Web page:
littleeggy
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Hi everyone, currently on a vascular surgery placement for my SSU (just at the beginning of my second year). Chatting to one of the anaesthetists, he was talking about giving an epidural to a patient causing a 'sympathetic nerve block' and he noted that this would cause increased peripheral circulation to the legs. I'm not quite sure I understand why this is. I thought the sympathetic system would cause peripheral vasodilation so surely if you are suppressing it, then it wouldn't increase peripheral circulation? Hmmmm. Please someone help to explain this!

I've found some sites talking about sympathetic nerve block and that it can cause increased peripheral circulation but nothing seems to explain why. Would appreciate any physiology insights, as this subject has me confused now... Thank you.


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carcinoma
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(Original post by littleeggy)
Hi everyone, currently on a vascular surgery placement for my SSU (just at the beginning of my second year). Chatting to one of the anaesthetists, he was talking about giving an epidural to a patient causing a 'sympathetic nerve block' and he noted that this would cause increased peripheral circulation to the legs. I'm not quite sure I understand why this is. I thought the sympathetic system would cause peripheral vasodilation so surely if you are suppressing it, then it wouldn't increase peripheral circulation? Hmmmm. Please someone help to explain this!

I've found some sites talking about sympathetic nerve block and that it can cause increased peripheral circulation but nothing seems to explain why. Would appreciate any physiology insights, as this subject has me confused now... Thank you.


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Sympathetic activation leads to constriction of arteries and arterioles which acts to increase peripheral vascular resistance. Hence a reduction in blood flow.

An epidural anaesthetic leads to loss of sympathetic tone below the level of the epidural, this therefore leads to unopposed parasympathetic activity, which causes dilation of the arteries and arterioles, reducing peripheral vascular resistance and hence increasing blood flow.

http://cvphysiology.com/Blood%20Pressure/BP009.htm


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Spencer Wells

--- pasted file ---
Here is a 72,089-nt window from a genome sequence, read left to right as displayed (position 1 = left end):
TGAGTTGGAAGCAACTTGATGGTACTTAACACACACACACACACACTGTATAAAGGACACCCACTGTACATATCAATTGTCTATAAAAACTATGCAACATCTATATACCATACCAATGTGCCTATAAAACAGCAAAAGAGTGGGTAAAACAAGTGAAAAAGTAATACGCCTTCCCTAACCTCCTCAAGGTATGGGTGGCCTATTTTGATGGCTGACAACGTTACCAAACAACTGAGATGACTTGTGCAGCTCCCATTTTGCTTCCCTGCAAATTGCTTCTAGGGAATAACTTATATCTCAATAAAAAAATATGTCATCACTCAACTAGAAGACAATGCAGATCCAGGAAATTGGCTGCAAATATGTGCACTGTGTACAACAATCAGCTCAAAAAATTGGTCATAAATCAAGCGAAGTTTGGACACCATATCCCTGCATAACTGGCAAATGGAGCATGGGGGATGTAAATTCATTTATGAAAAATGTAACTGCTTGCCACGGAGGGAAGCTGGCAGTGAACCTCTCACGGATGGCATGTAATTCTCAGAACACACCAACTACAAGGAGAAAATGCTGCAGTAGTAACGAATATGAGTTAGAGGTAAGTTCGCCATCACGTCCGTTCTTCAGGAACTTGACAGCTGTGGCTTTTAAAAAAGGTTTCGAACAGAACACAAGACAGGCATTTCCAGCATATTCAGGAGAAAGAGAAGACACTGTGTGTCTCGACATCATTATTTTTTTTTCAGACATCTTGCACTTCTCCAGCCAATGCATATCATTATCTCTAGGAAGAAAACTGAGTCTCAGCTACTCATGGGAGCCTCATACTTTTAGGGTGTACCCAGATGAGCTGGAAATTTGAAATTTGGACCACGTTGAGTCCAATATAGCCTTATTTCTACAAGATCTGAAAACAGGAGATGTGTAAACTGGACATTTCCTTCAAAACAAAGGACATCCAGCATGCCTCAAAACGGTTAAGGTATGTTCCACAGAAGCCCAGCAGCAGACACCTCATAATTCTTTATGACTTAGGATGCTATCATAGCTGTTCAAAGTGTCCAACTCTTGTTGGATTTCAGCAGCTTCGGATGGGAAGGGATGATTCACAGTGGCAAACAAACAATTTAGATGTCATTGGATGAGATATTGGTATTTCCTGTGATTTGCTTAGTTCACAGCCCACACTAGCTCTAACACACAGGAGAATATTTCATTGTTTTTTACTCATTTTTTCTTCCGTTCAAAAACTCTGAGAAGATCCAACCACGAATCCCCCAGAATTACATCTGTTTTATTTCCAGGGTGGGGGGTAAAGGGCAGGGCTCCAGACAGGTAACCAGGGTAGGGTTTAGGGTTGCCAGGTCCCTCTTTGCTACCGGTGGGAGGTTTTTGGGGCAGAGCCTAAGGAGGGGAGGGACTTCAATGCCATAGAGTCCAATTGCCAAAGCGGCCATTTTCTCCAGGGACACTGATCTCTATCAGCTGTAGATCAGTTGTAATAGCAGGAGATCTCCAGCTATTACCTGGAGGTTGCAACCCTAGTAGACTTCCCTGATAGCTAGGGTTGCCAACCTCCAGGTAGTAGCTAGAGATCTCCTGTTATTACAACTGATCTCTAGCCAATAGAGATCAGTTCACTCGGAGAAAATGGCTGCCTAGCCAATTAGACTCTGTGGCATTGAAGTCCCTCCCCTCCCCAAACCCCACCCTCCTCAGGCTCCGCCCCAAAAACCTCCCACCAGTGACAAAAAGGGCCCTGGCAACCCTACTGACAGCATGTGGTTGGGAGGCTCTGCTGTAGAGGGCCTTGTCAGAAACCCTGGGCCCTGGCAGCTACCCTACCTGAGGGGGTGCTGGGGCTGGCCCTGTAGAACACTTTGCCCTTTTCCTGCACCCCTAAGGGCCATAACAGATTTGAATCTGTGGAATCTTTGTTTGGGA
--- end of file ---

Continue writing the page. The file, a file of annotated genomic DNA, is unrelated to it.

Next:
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Just to slightly correct things - the parasympathetic activation does not decrease systemic vascular resistance - there are no parasympathetic nerve fibres running to blood vessels. Blocking sympathetic signals just blocks the resting motor tone of arterioles which is directly sympathetically mediated.
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littleeggy
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(Original post by carcinoma)
Sympathetic activation leads to constriction of arteries and arterioles which acts to increase peripheral vascular resistance. Hence a reduction in blood flow.

An epidural anaesthetic leads to loss of sympathetic tone below the level of the epidural, this therefore leads to unopposed parasympathetic activity, which causes dilation of the arteries and arterioles, reducing peripheral vascular resistance and hence increasing blood flow.

http://cvphysiology.com/Blood%20Pressure/BP009.htm


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Thank you so much to both of you. Carcinoma, I would give you another rep but looks like I've given you too many already.


(Original post by Spencer Wells)
Just to slightly correct things - the parasympathetic activation does not decrease systemic vascular resistance - there are no parasympathetic nerve fibres running to blood vessels. Blocking sympathetic signals just blocks the resting motor tone of arterioles which is directly sympathetically mediated.
Thank you, this is really helpful Spencer Wells.
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